Couching this as “government aid” completely distorts the larger issue — are you really happy living in a country where you’re just fine — but millions of others aren’t?
This kind of self-righteous garbage, the “deserving”, makes me so angry.
Yes, those who live in a single-payer system do pay the costs of treating other people’s cancer (some are smokers!) and diabetes (some are obese!) and people who injure themselves while high or drunk or are torn to pieces by a dangerous, distracted driver.
No one admires or wants to support stupid, careless behavioral choices.
But I’d rather know that everyone can get good care quickly than smugly snuggle into my personal bubble, knowing for certain that others live in terror of losing their insurance or access to the drugs and care they need.
I grew up in Canada, to the age of 30, never once seeing or paying a medical bill. Nor have my parents, who still live there, in two different provinces, despite multiple surgeries and, for one, months of big-city hospital care.
I’m no fan of endless taxation. But a vast percentage of the U.S. federal budget goes to defense, waging endless wars against often undefeatable enemies.
And the outrageous rates I pay are giving health insurance executives’ massive salaries. I find that disgusting.
I believe healthcare is a right, not a rare privilege only granted to those who someone decides is “deserving.”
Jeff is the man wearing the blue checked shirt and vest.
It happened on a suburban September Saturday afternoon.
Our co-ed softball team, who’ve been playing together for 16 years, was in the middle of a game when Jeff, a 61-year-old teacher, ran to first base — and collapsed.
“Don’t be so dramatic!” scoffed Paul, the first-base coach.
He was having a heart attack, in the middle of a ball field.
Luckily, one of our team-mates, a physician, was there and immediately knew — and knew how — to start chest compressions.
Police came, and EMTs and a paramedic and took Jeff to a local hospital, where he was placed in a medically induced coma.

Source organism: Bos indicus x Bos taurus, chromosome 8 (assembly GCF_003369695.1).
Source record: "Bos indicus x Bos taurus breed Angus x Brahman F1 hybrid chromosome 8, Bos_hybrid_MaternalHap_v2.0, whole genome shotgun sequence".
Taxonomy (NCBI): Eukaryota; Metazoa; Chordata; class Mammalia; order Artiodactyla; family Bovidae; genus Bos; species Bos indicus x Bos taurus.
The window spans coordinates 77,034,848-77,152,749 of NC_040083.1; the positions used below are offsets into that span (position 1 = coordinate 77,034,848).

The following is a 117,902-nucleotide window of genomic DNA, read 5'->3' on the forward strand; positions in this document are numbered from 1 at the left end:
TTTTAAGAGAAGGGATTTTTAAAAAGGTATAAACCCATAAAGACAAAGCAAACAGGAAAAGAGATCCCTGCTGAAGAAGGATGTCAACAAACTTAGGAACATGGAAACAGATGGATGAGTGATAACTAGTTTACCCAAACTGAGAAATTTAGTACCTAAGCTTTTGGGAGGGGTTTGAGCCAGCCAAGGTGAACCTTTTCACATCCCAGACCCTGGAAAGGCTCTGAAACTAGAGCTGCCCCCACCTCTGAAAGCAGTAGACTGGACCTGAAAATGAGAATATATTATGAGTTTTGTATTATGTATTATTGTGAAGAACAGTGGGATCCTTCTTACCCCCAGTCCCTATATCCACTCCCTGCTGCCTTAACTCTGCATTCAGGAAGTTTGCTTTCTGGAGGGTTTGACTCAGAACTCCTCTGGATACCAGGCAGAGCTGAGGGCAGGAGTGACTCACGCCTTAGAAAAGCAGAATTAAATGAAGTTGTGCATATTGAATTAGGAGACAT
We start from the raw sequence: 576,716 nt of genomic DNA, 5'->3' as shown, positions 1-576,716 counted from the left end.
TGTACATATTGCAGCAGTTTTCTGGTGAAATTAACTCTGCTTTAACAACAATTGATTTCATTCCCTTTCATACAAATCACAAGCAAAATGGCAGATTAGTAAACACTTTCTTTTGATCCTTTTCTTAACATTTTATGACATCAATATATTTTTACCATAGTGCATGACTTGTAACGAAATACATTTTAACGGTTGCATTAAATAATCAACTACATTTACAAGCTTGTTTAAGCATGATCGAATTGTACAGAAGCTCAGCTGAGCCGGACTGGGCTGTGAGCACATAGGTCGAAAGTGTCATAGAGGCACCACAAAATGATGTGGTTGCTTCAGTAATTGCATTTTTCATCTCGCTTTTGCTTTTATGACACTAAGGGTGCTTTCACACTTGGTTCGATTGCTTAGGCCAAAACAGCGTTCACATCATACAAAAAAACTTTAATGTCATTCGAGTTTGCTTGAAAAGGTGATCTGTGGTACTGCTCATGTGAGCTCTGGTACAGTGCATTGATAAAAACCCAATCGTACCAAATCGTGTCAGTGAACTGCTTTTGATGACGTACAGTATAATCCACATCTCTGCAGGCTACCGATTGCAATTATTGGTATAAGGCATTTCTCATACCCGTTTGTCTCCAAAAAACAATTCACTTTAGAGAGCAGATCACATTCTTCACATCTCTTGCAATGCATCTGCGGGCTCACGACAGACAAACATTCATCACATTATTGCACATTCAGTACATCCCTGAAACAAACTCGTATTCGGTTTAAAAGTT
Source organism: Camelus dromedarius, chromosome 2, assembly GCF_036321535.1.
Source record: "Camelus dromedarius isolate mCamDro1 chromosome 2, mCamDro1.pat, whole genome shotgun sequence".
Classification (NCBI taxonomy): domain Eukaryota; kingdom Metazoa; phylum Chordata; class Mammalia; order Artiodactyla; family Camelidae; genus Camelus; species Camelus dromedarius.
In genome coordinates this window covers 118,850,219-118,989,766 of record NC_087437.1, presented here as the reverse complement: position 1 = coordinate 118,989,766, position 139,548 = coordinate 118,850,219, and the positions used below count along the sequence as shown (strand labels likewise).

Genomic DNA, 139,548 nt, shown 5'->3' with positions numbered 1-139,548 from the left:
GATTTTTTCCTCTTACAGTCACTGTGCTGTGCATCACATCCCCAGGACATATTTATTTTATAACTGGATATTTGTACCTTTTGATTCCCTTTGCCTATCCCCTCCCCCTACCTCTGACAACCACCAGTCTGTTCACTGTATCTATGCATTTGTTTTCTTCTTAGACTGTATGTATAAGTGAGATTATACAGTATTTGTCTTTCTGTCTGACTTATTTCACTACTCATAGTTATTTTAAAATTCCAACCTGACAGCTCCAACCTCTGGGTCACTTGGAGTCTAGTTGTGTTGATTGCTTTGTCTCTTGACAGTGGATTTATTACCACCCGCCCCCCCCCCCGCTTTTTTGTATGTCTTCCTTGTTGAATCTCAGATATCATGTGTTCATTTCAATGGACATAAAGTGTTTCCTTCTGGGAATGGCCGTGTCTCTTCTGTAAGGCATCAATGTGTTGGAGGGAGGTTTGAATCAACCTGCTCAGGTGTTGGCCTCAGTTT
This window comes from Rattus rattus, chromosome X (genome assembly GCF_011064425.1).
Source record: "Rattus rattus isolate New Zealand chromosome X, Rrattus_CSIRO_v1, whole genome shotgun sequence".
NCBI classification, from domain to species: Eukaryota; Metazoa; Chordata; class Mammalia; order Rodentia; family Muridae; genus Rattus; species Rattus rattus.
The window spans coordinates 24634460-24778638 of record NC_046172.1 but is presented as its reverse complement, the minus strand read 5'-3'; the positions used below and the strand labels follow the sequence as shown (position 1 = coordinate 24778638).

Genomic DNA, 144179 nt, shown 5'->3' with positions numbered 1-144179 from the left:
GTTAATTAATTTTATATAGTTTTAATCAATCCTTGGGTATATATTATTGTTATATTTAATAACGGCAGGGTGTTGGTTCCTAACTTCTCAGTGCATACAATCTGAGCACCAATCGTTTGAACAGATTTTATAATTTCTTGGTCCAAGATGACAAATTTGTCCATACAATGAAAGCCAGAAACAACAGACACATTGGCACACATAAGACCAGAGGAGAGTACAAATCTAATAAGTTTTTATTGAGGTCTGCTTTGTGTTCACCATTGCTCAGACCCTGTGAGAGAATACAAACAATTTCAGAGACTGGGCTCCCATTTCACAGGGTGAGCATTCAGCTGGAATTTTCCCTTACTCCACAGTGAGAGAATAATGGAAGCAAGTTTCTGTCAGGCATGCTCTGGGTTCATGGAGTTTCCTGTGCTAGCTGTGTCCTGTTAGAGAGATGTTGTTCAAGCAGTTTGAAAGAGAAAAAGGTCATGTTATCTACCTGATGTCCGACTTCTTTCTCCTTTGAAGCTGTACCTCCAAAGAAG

He’s fine now.
He’s back to teaching.
He’s back to playing softball.
I wasn’t there that day, but it terrified everyone who witnessed it, helplessly, fearful that our friend would die in front of them.
He could have.
So, wanting to be sure we’re prepared should it ever happen again, 28 of us paid $35 apiece to take a two-hour Saturday morning class last weekend to learn how we, too, might be able to save a life if needed.
It was deeply sobering — you have barely four to six minutes to get someone’s heart pumping again before their brain is damaged.
There’s no time to waste!
You can’t panic.
You can’t want someone else to fix it.
You have to do it, and do it quickly and do it with strength and speed — 120 compressions per minute. You’re mimicking a heartbeat for someone who doesn’t have one.
We each practiced on plastic dummies, both child and adult-sized.
We also learned how to do the Heimlich maneuver, on adults, children, infants and (worst case) even ourselves if we’re ever alone and choking. (Lean hard against a chair back and push down on your diaphragm.)
We also learned how to use and apply the two pads of a defibrillator and how to do so safely.
It was a lot to absorb, physically, intellectually and emotionally.
“No matter what happens, you tried your best,” the instructor cautioned.
Not everyone will survive even the best rescue attempt — unlike a recent local save who needed 25 minutes of CPR to return, literally, from the dead.
After the class, there was a lovely, moving ceremony in the town’s volunteer ambulance garage, with the town mayor and the nine people: EMTs, two police officers and a paramedic whose quick action and excellent skills saved our friend’s life.
Jeff gave a quick, graceful speech and served us a lemon cake at lunch to celebrate his second life.
If you’ve never learned CPR, I’d urge you to consider doing so.
It’s not as complicated as you’d think and there’s nothing worse than feeling helpless in a life-threatening situation.
Forget (!) the U.S. election and how weary some now are of constant comment, opinion, raging, crying, etc.
Some families are withdrawing from one another over the holidays to avoid (further) estrangement.
The next six weeks also mean a lot of rushing around, to parties, (for work, for fun, with family), to buy gifts, to attend professional events.
Maybe, on top of all that, you’re looking for work or a new job, or coping with illness or injury.
This time of year can also mean new, fresh heartache; we have friends who recently lost both parents (to a drunk driver); a friend whose husband died this summer; a friend whose husband of many decades died a month ago…each of them facing their first Christmas and New Years as an orphan, a widower and a widow.
Taking consistent care of ourselves is crucial to our ability to help nourish and sustain others, whether children, parents, friends, spouses, neighbors.
A few ways to nurture yourself:
Keep fresh flowers or plants in your home
As I’ve written here many times, especially as the trees lose their leaves and color here, every week I buy fresh flowers and keep our houseplants thriving. Even $15 worth of grocery store mums can fill multiple vases and jugs around our apartment.